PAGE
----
Healthcare product development is complex. It is critical to know the general product development lifecycle so that you can follow the correct path. Knowing which pitfalls to avoid will speed your time to market. This article outlines step 8 of the 10 steps to develop a healthcare product.

When developing a healthcare product, you will collect scientific data from various sources, including chemistry, manufacturing and control (CMC) and design activities, as well as necessary biopharmaceutical, non-clinical and clinical studies. All these data should be organized, summarized and analyzed so that the licence or clearance application is complete, transparent and unambiguous and will facilitate regulatory review and approval or clearance of the healthcare product. Although the data will be obtained only after the execution of each study, it is at the planning stage for each study that the data presentation should be defined (that is, what to collect, and how to present it). Note that planning ahead will help you achieve the results you want.1

Healthcare product development: What data to collect?

The type of data and information collected will be summarized in your product label. To ensure the completeness of the data being collected1,2, plan for the content of the study reports and submission summaries* while you are at the stage of the study design or protocol planning. A careful review of applicable guidelines that discuss the format and content of submission documents is thus extremely important. This information can be gathered by reviewing documents published by the International Conference on Harmonisation (ICH), different regulatory agencies (such as Health Canada, the U.S. Food and Drug Administration [FDA] and the European Medicines Agency [EMA]), as well as other recognized standards.

Examples of these documents may include clinical study reports, clinical protocols/plans, Quality Overall Summaries, Non-Clinical Summaries, Clinical Summaries, and integrated summaries of safety and effectiveness. As well, many product-specific guidance documents (for example, for anti-cancer medicinal products, antiviral drugs) are available that address different types or phases of product development.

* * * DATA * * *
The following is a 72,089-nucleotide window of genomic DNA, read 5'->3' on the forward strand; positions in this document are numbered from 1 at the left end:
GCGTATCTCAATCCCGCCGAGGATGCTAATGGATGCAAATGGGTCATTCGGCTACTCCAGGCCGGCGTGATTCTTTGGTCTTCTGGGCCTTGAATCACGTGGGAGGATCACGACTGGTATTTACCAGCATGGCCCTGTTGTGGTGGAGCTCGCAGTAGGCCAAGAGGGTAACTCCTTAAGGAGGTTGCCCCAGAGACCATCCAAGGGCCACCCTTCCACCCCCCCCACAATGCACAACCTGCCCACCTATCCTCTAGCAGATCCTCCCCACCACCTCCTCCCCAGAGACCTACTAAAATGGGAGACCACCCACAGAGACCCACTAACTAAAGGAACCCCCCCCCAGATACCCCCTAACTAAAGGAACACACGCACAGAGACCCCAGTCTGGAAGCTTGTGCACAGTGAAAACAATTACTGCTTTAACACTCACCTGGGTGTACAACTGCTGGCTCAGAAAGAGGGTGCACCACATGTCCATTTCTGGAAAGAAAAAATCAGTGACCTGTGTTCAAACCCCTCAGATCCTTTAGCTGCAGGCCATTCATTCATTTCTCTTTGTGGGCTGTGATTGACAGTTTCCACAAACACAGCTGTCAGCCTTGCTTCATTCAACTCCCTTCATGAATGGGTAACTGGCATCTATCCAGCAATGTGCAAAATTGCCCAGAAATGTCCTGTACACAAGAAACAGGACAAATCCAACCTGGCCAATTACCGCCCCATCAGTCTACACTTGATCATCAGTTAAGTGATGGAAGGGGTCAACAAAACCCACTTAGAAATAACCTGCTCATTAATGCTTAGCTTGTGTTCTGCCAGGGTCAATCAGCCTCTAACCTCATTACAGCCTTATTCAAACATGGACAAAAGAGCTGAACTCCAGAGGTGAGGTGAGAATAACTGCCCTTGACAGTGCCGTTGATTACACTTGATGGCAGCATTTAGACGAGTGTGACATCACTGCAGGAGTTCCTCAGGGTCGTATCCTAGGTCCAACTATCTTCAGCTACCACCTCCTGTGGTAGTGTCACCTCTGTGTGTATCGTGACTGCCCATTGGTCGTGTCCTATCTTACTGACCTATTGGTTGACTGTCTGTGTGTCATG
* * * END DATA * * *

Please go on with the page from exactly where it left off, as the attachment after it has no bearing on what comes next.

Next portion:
Figure 1 illustrates the relationship between the different regulatory documents, including study protocols, study reports, submission summaries and the product label.

Figure 1: Product development: Planning backward while executing forward

Executing forward, the order runs study protocols, study reports, submission summaries, product label. Planning backward, the order runs product label, submission summaries, study reports, study protocols.

Using templates

Information in a regulatory submission should be presented in a logical and consistent manner that will facilitate regulatory review. A high-quality and professional submission helps assure regulatory reviewers that the submission has been carefully prepared and that any concerns have been appropriately addressed.

One way to achieve a well-organized submission is through the use of templates. These templates should be created and they should:

  • Be user-friendly (for example, with suggested wordings or examples of how to present tables and figures)
  • Provide references to the applicable guidance documents so that the author(s) can understand the basis for the data requirements and presentation format
  • Include a built-in style for how each document should be presented (for example, headings, headers, footers, pagination, table of contents)

The use of templates is particularly useful to help generate summaries (such as an integrated summary of safety) using data from multiple study reports.

Conclusion

The process of establishing the specific content and format of each regulatory document included in a clearance or licensing application can be lengthy and difficult. Nevertheless, this process allows the developer to ensure the completeness of the data being collected and it facilitates the preparation of the regulatory submission. “Doing it right” at the beginning also helps expedite the regulatory review and approval process.

*Examples of regulatory summaries include the executive summary for medical devices, and the Quality Overall Summary, Non-Clinical Summary and Clinical Summary for drugs or biologics.

Read the next step in the 10 steps to develop a healthcare product: Step 9: Collate your regulatory submission

Read the previous step: Step 7: Execute your clinical plan

Disclaimer

 The information presented in these articles is intended to outline the general processes, principles and concepts of the healthcare product development lifecycle. Since regulatory requirements are ever-changing, it is current only as of the date of publication and not intended to provide detailed instructions for product development. Every healthcare product is unique and therefore so is its associated product development lifecycle. Specific advice should be sought from a qualified healthcare or other appropriate professional.

Published: October 17, 2012

References

  1. McPhatter, K., Walch, K., Miller L. & Kneifel, A. (1999). Chapter 27. Assembling and filing the NDA/BLA. In S.E. Linberg (Ed.) Expediting drug and biologics development: A strategic approach. (n.d.) Watham, MA: PAREXEL International.
  2. Granzer, U. (2001). Getting the foundation right. Prescribing information, summary of product characteristics, package leaflet. British Institution for Regulatory Affairs (BIRA) Module 6. Regulatory Strategy: The Market Place.